For context, the average first home in Canada costs $316,100. That means even a 5% down payment is almost $16,000 – a tough amount for a young person to save. So, would you help your adult kids with a down payment?
Would you help your kids with a down payment on a home?
My advice was featured today in an article by allParenting:
Christina Newberry is the author of The Hands-On Guide to Surviving Adult Children Living at Home and founder of the site Adult Children Living at Home. She says, “I paid my own college tuition through scholarships and part-time jobs and my parents took care of most of my housing expenses for the first two years. While what I did would likely not be possible with current tuition rates, I am a firm believer that it’s a good idea for kids to have a financial stake in their college education by paying at least some of their own tuition. Having some ‘skin in the game’ helps them take their years at school more seriously and feel a sense of ownership for their education. Similarly, if students are living with their parents to save money while attending school, I recommend they pay some kind of rent — even if it’s only a token amount or if the payment comes in the form of doing extra chores around the house. This all helps with the transition from childhood to adulthood and starts to create realistic expectations about what’s required to survive in the real world.”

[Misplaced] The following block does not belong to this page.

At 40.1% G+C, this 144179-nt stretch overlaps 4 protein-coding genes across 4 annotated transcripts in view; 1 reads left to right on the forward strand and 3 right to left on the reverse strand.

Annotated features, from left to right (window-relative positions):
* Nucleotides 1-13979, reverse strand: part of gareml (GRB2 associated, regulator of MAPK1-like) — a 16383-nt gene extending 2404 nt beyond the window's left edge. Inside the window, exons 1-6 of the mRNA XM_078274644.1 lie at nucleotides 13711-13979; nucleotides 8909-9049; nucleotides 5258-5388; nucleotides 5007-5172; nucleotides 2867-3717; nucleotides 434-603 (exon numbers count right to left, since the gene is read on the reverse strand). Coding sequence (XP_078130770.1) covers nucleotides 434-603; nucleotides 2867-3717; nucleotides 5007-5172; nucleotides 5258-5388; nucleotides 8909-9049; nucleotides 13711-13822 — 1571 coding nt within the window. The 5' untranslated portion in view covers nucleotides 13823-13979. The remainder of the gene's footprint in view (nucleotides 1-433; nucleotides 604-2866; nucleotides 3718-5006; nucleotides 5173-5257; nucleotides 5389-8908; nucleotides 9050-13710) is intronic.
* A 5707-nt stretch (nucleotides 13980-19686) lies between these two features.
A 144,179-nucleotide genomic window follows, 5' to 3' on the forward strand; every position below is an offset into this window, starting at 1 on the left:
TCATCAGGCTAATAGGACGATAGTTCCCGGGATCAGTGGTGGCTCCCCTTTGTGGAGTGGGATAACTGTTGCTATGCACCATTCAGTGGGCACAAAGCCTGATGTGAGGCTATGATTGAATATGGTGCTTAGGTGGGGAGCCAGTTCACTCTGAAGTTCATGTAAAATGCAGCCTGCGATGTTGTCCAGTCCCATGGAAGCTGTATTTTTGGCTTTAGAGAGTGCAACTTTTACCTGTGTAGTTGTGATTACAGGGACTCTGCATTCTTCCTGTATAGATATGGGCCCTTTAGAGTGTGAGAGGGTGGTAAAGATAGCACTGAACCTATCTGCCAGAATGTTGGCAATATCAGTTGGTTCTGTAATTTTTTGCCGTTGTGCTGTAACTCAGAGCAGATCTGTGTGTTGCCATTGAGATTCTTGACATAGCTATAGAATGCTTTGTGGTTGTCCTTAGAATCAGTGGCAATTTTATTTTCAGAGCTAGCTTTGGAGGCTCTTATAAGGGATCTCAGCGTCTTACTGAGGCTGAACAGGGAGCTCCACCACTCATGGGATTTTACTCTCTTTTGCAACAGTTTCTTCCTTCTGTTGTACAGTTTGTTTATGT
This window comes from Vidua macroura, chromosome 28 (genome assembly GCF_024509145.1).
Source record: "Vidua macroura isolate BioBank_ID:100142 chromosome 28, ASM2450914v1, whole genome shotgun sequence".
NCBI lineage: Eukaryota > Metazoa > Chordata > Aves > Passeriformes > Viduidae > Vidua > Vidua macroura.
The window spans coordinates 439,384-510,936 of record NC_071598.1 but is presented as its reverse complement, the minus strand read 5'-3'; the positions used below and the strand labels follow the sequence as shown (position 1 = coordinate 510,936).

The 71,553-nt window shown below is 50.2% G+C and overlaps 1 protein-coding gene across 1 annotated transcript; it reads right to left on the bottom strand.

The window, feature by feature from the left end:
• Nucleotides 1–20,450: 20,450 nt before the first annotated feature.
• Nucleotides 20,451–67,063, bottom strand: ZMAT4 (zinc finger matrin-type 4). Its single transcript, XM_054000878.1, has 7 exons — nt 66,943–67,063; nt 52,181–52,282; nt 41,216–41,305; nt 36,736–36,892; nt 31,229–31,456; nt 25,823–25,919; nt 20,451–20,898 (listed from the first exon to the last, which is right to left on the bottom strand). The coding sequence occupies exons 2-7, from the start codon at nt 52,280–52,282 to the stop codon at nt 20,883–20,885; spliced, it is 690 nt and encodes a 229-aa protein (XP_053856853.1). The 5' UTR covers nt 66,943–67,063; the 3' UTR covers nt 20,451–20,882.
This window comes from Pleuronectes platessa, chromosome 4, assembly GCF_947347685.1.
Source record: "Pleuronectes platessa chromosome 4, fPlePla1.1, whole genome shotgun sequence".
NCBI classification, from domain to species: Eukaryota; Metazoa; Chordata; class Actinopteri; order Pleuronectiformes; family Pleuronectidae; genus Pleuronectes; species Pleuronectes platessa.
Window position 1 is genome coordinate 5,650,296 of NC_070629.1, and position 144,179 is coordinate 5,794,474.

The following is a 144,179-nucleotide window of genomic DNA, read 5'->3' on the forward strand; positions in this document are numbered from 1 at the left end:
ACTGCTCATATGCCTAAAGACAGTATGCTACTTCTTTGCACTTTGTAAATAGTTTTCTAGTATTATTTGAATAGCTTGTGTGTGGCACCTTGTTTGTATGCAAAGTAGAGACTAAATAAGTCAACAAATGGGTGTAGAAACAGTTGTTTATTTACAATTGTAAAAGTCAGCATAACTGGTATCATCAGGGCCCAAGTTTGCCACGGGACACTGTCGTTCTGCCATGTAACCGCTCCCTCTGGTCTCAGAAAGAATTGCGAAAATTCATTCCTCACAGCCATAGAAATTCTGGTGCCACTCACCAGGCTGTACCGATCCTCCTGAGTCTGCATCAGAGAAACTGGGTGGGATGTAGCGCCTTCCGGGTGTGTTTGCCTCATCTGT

Online lender NetCredit.com has created an interesting infographic packed with stats about the costs of post-secondary education and how those costs impact student debt.
I’m not surprised to see that 28% of the average student’s college costs are paid for out of their parents’ income and savings. (Though I do encourage all students to pay for as much of their own schooling as they can to give themselves a sense of ownership and a meaningful stake in their own success.)
I am concerned to see, though, that 9% of the average student’s college costs are paid for through parent borrowing. That means the parents, not the students, are taking on loans to pay for college. Let’s hope those parents are being paid back!